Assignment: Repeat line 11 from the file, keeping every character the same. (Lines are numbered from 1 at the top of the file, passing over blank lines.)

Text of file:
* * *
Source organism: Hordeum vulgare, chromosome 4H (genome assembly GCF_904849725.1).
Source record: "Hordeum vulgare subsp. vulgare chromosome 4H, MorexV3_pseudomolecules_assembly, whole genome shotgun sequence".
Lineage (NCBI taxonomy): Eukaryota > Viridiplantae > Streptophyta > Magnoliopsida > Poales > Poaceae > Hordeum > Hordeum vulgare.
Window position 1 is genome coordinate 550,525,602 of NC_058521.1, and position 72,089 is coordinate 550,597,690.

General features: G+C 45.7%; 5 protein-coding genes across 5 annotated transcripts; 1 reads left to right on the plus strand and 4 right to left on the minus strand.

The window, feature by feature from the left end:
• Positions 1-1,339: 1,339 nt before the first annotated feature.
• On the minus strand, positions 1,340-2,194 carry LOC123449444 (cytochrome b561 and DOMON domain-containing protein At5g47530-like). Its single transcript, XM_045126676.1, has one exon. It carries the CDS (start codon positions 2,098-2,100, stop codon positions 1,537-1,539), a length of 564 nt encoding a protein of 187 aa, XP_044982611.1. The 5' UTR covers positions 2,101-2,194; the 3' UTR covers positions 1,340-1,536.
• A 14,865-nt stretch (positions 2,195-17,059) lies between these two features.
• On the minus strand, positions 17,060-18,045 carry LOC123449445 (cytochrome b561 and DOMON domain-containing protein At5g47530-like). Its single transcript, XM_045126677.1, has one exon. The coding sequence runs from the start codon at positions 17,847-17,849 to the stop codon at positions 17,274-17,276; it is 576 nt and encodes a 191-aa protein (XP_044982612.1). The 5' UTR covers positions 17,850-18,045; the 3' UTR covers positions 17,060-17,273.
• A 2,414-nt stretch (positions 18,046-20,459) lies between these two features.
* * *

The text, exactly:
• A 2,414-nt stretch (positions 18,046-20,459) lies between these two features.